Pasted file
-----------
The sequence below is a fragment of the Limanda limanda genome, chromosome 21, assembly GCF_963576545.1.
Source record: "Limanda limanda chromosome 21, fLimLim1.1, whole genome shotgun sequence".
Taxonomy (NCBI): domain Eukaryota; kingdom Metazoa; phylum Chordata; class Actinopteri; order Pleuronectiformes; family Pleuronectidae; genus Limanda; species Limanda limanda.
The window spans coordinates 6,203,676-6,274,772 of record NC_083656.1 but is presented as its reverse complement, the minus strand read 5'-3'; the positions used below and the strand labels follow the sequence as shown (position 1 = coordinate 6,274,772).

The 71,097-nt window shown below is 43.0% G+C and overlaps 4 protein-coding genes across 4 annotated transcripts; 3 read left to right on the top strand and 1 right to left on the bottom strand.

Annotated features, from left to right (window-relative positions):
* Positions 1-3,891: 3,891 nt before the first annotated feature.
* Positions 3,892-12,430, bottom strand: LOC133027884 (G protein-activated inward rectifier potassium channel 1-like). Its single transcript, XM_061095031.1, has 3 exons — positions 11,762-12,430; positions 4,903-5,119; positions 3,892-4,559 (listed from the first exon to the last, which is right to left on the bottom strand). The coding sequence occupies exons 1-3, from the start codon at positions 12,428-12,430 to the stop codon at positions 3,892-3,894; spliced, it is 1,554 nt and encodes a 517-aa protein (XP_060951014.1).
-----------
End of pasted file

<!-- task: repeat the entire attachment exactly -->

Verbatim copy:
The sequence below is a fragment of the Limanda limanda genome, chromosome 21, assembly GCF_963576545.1.
Source record: "Limanda limanda chromosome 21, fLimLim1.1, whole genome shotgun sequence".
Taxonomy (NCBI): domain Eukaryota; kingdom Metazoa; phylum Chordata; class Actinopteri; order Pleuronectiformes; family Pleuronectidae; genus Limanda; species Limanda limanda.
The window spans coordinates 6,203,676-6,274,772 of record NC_083656.1 but is presented as its reverse complement, the minus strand read 5'-3'; the positions used below and the strand labels follow the sequence as shown (position 1 = coordinate 6,274,772).

The 71,097-nt window shown below is 43.0% G+C and overlaps 4 protein-coding genes across 4 annotated transcripts; 3 read left to right on the top strand and 1 right to left on the bottom strand.

Annotated features, from left to right (window-relative positions):
* Positions 1-3,891: 3,891 nt before the first annotated feature.
* Positions 3,892-12,430, bottom strand: LOC133027884 (G protein-activated inward rectifier potassium channel 1-like). Its single transcript, XM_061095031.1, has 3 exons — positions 11,762-12,430; positions 4,903-5,119; positions 3,892-4,559 (listed from the first exon to the last, which is right to left on the bottom strand). The coding sequence occupies exons 1-3, from the start codon at positions 12,428-12,430 to the stop codon at positions 3,892-3,894; spliced, it is 1,554 nt and encodes a 517-aa protein (XP_060951014.1).